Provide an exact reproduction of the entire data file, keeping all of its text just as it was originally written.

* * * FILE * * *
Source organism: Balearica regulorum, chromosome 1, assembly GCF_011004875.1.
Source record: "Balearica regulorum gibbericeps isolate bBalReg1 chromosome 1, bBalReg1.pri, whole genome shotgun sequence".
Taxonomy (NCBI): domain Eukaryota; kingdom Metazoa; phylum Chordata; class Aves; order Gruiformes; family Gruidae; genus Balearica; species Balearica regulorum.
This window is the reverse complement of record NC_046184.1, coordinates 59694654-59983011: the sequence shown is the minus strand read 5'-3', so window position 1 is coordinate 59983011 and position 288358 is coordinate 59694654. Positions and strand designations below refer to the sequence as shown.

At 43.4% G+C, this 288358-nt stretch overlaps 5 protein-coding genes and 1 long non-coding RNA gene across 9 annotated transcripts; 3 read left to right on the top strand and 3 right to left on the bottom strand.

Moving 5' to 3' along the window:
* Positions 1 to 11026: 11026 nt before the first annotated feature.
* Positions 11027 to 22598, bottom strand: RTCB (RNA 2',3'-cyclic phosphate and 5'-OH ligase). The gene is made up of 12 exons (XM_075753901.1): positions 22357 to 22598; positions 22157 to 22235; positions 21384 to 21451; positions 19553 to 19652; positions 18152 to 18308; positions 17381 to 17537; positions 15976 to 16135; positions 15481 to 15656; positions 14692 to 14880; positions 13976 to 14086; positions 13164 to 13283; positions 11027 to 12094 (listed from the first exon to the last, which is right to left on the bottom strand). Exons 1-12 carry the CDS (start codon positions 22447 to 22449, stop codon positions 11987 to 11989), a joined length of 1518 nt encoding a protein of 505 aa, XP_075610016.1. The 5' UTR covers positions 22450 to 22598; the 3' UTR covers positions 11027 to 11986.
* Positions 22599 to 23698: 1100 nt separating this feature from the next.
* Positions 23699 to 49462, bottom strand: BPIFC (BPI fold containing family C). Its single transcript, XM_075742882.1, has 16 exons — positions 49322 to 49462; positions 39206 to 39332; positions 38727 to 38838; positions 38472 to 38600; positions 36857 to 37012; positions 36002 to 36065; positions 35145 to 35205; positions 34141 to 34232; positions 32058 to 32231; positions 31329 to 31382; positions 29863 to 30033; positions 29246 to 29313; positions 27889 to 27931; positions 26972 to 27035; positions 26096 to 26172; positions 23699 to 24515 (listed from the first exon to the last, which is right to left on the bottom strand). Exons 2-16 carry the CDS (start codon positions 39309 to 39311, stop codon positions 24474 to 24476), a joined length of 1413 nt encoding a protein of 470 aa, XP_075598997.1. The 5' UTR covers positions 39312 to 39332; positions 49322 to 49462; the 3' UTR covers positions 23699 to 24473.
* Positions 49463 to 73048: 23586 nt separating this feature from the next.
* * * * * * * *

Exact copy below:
Source organism: Balearica regulorum, chromosome 1, assembly GCF_011004875.1.
Source record: "Balearica regulorum gibbericeps isolate bBalReg1 chromosome 1, bBalReg1.pri, whole genome shotgun sequence".
Taxonomy (NCBI): domain Eukaryota; kingdom Metazoa; phylum Chordata; class Aves; order Gruiformes; family Gruidae; genus Balearica; species Balearica regulorum.
This window is the reverse complement of record NC_046184.1, coordinates 59694654-59983011: the sequence shown is the minus strand read 5'-3', so window position 1 is coordinate 59983011 and position 288358 is coordinate 59694654. Positions and strand designations below refer to the sequence as shown.

At 43.4% G+C, this 288358-nt stretch overlaps 5 protein-coding genes and 1 long non-coding RNA gene across 9 annotated transcripts; 3 read left to right on the top strand and 3 right to left on the bottom strand.

Moving 5' to 3' along the window:
* Positions 1 to 11026: 11026 nt before the first annotated feature.
* Positions 11027 to 22598, bottom strand: RTCB (RNA 2',3'-cyclic phosphate and 5'-OH ligase). The gene is made up of 12 exons (XM_075753901.1): positions 22357 to 22598; positions 22157 to 22235; positions 21384 to 21451; positions 19553 to 19652; positions 18152 to 18308; positions 17381 to 17537; positions 15976 to 16135; positions 15481 to 15656; positions 14692 to 14880; positions 13976 to 14086; positions 13164 to 13283; positions 11027 to 12094 (listed from the first exon to the last, which is right to left on the bottom strand). Exons 1-12 carry the CDS (start codon positions 22447 to 22449, stop codon positions 11987 to 11989), a joined length of 1518 nt encoding a protein of 505 aa, XP_075610016.1. The 5' UTR covers positions 22450 to 22598; the 3' UTR covers positions 11027 to 11986.
* Positions 22599 to 23698: 1100 nt separating this feature from the next.
* Positions 23699 to 49462, bottom strand: BPIFC (BPI fold containing family C). Its single transcript, XM_075742882.1, has 16 exons — positions 49322 to 49462; positions 39206 to 39332; positions 38727 to 38838; positions 38472 to 38600; positions 36857 to 37012; positions 36002 to 36065; positions 35145 to 35205; positions 34141 to 34232; positions 32058 to 32231; positions 31329 to 31382; positions 29863 to 30033; positions 29246 to 29313; positions 27889 to 27931; positions 26972 to 27035; positions 26096 to 26172; positions 23699 to 24515 (listed from the first exon to the last, which is right to left on the bottom strand). Exons 2-16 carry the CDS (start codon positions 39309 to 39311, stop codon positions 24474 to 24476), a joined length of 1413 nt encoding a protein of 470 aa, XP_075598997.1. The 5' UTR covers positions 39312 to 39332; positions 49322 to 49462; the 3' UTR covers positions 23699 to 24473.
* Positions 49463 to 73048: 23586 nt separating this feature from the next.